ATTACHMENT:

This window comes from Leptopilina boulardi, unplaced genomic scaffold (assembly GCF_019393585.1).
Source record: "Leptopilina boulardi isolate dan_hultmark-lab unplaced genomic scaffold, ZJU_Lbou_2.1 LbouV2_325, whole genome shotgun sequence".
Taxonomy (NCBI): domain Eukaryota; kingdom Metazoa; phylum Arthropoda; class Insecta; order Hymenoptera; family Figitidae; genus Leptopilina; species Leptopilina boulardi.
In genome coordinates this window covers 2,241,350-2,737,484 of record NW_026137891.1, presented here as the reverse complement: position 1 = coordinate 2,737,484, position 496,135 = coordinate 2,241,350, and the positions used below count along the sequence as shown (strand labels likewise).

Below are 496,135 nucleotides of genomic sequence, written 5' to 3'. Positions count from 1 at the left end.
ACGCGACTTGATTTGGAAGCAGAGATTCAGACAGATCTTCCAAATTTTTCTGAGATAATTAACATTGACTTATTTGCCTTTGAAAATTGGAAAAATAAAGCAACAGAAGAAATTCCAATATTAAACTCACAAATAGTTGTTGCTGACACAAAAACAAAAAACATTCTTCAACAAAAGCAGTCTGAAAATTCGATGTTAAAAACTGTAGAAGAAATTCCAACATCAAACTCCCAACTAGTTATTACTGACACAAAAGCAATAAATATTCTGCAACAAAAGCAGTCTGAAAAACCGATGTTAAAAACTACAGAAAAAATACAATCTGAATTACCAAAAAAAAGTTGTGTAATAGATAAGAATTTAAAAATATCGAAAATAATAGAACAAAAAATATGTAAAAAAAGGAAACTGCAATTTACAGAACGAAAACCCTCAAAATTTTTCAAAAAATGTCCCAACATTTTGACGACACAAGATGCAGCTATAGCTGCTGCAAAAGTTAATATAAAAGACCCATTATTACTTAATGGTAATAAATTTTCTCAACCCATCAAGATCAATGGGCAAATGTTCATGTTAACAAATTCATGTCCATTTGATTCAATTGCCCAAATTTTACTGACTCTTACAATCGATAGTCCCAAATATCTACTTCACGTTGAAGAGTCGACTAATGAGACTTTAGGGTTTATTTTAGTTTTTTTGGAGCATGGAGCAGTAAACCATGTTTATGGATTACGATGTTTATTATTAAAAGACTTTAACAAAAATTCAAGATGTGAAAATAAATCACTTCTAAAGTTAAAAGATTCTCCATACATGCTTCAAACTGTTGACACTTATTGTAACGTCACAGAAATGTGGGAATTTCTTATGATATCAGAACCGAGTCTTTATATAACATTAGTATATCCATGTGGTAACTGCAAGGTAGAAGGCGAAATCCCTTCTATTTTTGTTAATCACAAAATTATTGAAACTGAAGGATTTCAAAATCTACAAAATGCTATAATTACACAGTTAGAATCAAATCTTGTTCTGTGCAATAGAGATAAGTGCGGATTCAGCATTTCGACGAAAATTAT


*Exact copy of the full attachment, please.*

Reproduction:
This window comes from Leptopilina boulardi, unplaced genomic scaffold (assembly GCF_019393585.1).
Source record: "Leptopilina boulardi isolate dan_hultmark-lab unplaced genomic scaffold, ZJU_Lbou_2.1 LbouV2_325, whole genome shotgun sequence".
Taxonomy (NCBI): domain Eukaryota; kingdom Metazoa; phylum Arthropoda; class Insecta; order Hymenoptera; family Figitidae; genus Leptopilina; species Leptopilina boulardi.
In genome coordinates this window covers 2,241,350-2,737,484 of record NW_026137891.1, presented here as the reverse complement: position 1 = coordinate 2,737,484, position 496,135 = coordinate 2,241,350, and the positions used below count along the sequence as shown (strand labels likewise).

Below are 496,135 nucleotides of genomic sequence, written 5' to 3'. Positions count from 1 at the left end.
ACGCGACTTGATTTGGAAGCAGAGATTCAGACAGATCTTCCAAATTTTTCTGAGATAATTAACATTGACTTATTTGCCTTTGAAAATTGGAAAAATAAAGCAACAGAAGAAATTCCAATATTAAACTCACAAATAGTTGTTGCTGACACAAAAACAAAAAACATTCTTCAACAAAAGCAGTCTGAAAATTCGATGTTAAAAACTGTAGAAGAAATTCCAACATCAAACTCCCAACTAGTTATTACTGACACAAAAGCAATAAATATTCTGCAACAAAAGCAGTCTGAAAAACCGATGTTAAAAACTACAGAAAAAATACAATCTGAATTACCAAAAAAAAGTTGTGTAATAGATAAGAATTTAAAAATATCGAAAATAATAGAACAAAAAATATGTAAAAAAAGGAAACTGCAATTTACAGAACGAAAACCCTCAAAATTTTTCAAAAAATGTCCCAACATTTTGACGACACAAGATGCAGCTATAGCTGCTGCAAAAGTTAATATAAAAGACCCATTATTACTTAATGGTAATAAATTTTCTCAACCCATCAAGATCAATGGGCAAATGTTCATGTTAACAAATTCATGTCCATTTGATTCAATTGCCCAAATTTTACTGACTCTTACAATCGATAGTCCCAAATATCTACTTCACGTTGAAGAGTCGACTAATGAGACTTTAGGGTTTATTTTAGTTTTTTTGGAGCATGGAGCAGTAAACCATGTTTATGGATTACGATGTTTATTATTAAAAGACTTTAACAAAAATTCAAGATGTGAAAATAAATCACTTCTAAAGTTAAAAGATTCTCCATACATGCTTCAAACTGTTGACACTTATTGTAACGTCACAGAAATGTGGGAATTTCTTATGATATCAGAACCGAGTCTTTATATAACATTAGTATATCCATGTGGTAACTGCAAGGTAGAAGGCGAAATCCCTTCTATTTTTGTTAATCACAAAATTATTGAAACTGAAGGATTTCAAAATCTACAAAATGCTATAATTACACAGTTAGAATCAAATCTTGTTCTGTGCAATAGAGATAAGTGCGGATTCAGCATTTCGACGAAAATTAT